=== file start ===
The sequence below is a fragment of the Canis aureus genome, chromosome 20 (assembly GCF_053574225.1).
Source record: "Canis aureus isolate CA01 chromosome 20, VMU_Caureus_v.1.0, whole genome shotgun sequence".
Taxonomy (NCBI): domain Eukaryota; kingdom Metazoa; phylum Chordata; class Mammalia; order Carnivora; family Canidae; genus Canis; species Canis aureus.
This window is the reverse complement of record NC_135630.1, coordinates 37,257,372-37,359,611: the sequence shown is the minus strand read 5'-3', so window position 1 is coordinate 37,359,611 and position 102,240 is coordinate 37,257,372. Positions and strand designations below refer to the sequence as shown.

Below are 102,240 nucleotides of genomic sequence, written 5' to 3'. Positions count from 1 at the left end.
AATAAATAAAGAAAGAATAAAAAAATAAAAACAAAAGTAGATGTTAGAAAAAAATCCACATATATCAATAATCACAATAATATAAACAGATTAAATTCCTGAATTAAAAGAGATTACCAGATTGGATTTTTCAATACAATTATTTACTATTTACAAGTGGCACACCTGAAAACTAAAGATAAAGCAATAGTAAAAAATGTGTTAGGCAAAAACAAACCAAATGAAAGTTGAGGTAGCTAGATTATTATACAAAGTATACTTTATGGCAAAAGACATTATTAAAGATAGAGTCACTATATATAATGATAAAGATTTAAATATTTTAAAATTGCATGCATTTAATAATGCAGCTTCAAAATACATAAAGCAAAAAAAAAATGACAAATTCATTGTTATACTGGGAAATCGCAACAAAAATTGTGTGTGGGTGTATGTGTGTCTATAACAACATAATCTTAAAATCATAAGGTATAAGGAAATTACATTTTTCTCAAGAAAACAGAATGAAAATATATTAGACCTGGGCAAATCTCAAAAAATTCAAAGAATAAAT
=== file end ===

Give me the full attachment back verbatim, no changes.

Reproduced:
The sequence below is a fragment of the Canis aureus genome, chromosome 20 (assembly GCF_053574225.1).
Source record: "Canis aureus isolate CA01 chromosome 20, VMU_Caureus_v.1.0, whole genome shotgun sequence".
Taxonomy (NCBI): domain Eukaryota; kingdom Metazoa; phylum Chordata; class Mammalia; order Carnivora; family Canidae; genus Canis; species Canis aureus.
This window is the reverse complement of record NC_135630.1, coordinates 37,257,372-37,359,611: the sequence shown is the minus strand read 5'-3', so window position 1 is coordinate 37,359,611 and position 102,240 is coordinate 37,257,372. Positions and strand designations below refer to the sequence as shown.

Below are 102,240 nucleotides of genomic sequence, written 5' to 3'. Positions count from 1 at the left end.
AATAAATAAAGAAAGAATAAAAAAATAAAAACAAAAGTAGATGTTAGAAAAAAATCCACATATATCAATAATCACAATAATATAAACAGATTAAATTCCTGAATTAAAAGAGATTACCAGATTGGATTTTTCAATACAATTATTTACTATTTACAAGTGGCACACCTGAAAACTAAAGATAAAGCAATAGTAAAAAATGTGTTAGGCAAAAACAAACCAAATGAAAGTTGAGGTAGCTAGATTATTATACAAAGTATACTTTATGGCAAAAGACATTATTAAAGATAGAGTCACTATATATAATGATAAAGATTTAAATATTTTAAAATTGCATGCATTTAATAATGCAGCTTCAAAATACATAAAGCAAAAAAAAAATGACAAATTCATTGTTATACTGGGAAATCGCAACAAAAATTGTGTGTGGGTGTATGTGTGTCTATAACAACATAATCTTAAAATCATAAGGTATAAGGAAATTACATTTTTCTCAAGAAAACAGAATGAAAATATATTAGACCTGGGCAAATCTCAAAAAATTCAAAGAATAAAT